[Bards] What is a bard?

Jay Rudin rudin at ev1.net
Mon Jan 7 09:02:04 PST 2008

Excluding horse armor and other non-germane definitions, the Oxford English 
Dictionary gives 4 relevant definitions for the word "bard".  Websters 
Third gives 5 definitions or sub-definitions.  Even my little paperback 
Oxford American Dictionary gives 2.

There is not a single definition for this term (or any other non-jargon 
term in the English language), and therefore trying to figure out what the 
single definition is leads only to frustration.

I can't even give a clear definition for "dog" that unambiguously includes 
Great Danes, Pekinese, mutts and feral dogs, but excludes tame wolves, 
foxes and coyotes.  Nonetheless, I knew what a dog was by age 4.  How was I 
taught the meaning?  By pointing -- "That's a dog, that's one too, but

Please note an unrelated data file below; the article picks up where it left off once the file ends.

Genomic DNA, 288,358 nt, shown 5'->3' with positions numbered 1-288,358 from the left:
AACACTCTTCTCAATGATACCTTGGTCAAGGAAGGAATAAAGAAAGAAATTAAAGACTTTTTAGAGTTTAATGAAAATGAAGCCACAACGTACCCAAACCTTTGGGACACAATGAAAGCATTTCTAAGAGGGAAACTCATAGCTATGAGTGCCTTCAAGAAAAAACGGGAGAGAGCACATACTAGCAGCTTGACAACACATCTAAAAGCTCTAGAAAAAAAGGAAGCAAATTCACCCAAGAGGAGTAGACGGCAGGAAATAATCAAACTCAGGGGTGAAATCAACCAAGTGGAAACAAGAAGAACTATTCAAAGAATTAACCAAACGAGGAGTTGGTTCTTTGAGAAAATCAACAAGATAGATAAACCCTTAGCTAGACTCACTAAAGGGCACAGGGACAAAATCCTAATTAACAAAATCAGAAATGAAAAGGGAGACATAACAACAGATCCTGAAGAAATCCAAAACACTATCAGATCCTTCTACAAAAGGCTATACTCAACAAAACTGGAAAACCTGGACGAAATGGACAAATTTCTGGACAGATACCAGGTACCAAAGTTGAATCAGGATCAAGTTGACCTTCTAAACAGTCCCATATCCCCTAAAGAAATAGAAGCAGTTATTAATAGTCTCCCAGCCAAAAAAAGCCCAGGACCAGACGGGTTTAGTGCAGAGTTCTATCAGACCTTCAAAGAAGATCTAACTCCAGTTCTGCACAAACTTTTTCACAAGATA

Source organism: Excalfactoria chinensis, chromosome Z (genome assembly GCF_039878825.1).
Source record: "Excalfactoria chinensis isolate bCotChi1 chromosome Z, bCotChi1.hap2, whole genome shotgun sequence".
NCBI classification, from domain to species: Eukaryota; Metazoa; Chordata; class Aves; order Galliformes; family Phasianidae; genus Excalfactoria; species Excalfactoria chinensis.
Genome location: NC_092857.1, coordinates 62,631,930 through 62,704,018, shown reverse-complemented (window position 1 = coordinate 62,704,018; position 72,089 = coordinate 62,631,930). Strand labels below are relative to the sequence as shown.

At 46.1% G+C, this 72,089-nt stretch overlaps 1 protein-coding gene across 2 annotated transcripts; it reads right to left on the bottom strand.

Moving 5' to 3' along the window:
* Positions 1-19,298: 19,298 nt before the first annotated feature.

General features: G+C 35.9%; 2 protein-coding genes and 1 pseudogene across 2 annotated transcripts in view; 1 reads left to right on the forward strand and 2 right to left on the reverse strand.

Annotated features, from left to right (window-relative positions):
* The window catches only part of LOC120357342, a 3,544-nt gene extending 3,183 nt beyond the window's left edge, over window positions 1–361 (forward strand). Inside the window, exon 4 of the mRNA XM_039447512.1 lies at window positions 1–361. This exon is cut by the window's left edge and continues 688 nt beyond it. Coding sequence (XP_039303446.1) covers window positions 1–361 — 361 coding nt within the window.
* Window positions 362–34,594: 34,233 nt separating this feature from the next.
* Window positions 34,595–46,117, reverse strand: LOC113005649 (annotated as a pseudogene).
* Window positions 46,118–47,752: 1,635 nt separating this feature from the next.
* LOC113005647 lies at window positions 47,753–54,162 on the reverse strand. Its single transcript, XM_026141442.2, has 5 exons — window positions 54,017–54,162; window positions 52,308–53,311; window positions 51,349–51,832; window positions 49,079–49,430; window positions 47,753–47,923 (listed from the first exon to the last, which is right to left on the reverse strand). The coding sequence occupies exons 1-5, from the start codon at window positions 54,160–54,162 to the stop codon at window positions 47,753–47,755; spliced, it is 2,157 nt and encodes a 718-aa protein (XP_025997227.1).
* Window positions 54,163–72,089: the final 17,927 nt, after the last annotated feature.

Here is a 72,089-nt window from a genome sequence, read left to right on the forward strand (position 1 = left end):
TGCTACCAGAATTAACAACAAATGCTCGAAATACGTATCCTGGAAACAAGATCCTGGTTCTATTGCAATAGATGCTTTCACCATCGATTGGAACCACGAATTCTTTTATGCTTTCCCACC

that's a cat."

Similarly, we're working backwards.  We can't define a bard in words and 
then use that definition to determine if somebody is a bard.  (That's one 
of the problems with "standards".)  That's not how we primarily learn or 
use language.  Instead, we say "Ulf is a bard; Ihon is a bard, Donnchadh is 
a bard, Nyx is a bard, etc.", and any conclusion about what a bard is can 
be formed by induction from the concrete examples.

Don't sweat the definitions.  If you think you're a bard, and your audience 
thinks you're a bard, then you're a bard.

Robin of Gilwell / Jay Rudin 

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